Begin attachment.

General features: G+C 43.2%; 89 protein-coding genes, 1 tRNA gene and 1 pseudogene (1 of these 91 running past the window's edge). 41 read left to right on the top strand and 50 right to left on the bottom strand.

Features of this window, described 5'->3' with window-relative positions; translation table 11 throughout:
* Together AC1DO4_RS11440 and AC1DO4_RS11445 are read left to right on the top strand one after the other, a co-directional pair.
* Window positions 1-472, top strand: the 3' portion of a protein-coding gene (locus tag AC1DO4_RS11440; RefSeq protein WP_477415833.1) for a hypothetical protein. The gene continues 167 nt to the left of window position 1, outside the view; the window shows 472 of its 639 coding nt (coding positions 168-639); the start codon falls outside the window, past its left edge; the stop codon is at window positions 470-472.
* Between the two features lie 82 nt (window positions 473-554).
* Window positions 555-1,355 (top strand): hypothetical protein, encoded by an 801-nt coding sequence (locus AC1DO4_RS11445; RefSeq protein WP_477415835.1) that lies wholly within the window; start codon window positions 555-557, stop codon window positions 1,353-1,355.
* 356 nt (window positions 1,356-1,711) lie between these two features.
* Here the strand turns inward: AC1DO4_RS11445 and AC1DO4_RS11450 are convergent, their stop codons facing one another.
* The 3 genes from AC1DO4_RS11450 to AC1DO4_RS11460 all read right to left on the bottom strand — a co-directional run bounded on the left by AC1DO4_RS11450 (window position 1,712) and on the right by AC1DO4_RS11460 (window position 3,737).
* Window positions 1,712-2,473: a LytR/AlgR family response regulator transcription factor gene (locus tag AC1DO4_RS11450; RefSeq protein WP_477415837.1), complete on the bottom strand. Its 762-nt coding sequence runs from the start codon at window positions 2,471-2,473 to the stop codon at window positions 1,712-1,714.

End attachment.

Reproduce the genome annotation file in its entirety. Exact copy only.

General features: G+C 43.2%; 89 protein-coding genes, 1 tRNA gene and 1 pseudogene (1 of these 91 running past the window's edge). 41 read left to right on the top strand and 50 right to left on the bottom strand.

Features of this window, described 5'->3' with window-relative positions; translation table 11 throughout:
* Together AC1DO4_RS11440 and AC1DO4_RS11445 are read left to right on the top strand one after the other, a co-directional pair.
* Window positions 1-472, top strand: the 3' portion of a protein-coding gene (locus tag AC1DO4_RS11440; RefSeq protein WP_477415833.1) for a hypothetical protein. The gene continues 167 nt to the left of window position 1, outside the view; the window shows 472 of its 639 coding nt (coding positions 168-639); the start codon falls outside the window, past its left edge; the stop codon is at window positions 470-472.
* Between the two features lie 82 nt (window positions 473-554).
* Window positions 555-1,355 (top strand): hypothetical protein, encoded by an 801-nt coding sequence (locus AC1DO4_RS11445; RefSeq protein WP_477415835.1) that lies wholly within the window; start codon window positions 555-557, stop codon window positions 1,353-1,355.
* 356 nt (window positions 1,356-1,711) lie between these two features.
* Here the strand turns inward: AC1DO4_RS11445 and AC1DO4_RS11450 are convergent, their stop codons facing one another.
* The 3 genes from AC1DO4_RS11450 to AC1DO4_RS11460 all read right to left on the bottom strand — a co-directional run bounded on the left by AC1DO4_RS11450 (window position 1,712) and on the right by AC1DO4_RS11460 (window position 3,737).
* Window positions 1,712-2,473: a LytR/AlgR family response regulator transcription factor gene (locus tag AC1DO4_RS11450; RefSeq protein WP_477415837.1), complete on the bottom strand. Its 762-nt coding sequence runs from the start codon at window positions 2,471-2,473 to the stop codon at window positions 1,712-1,714.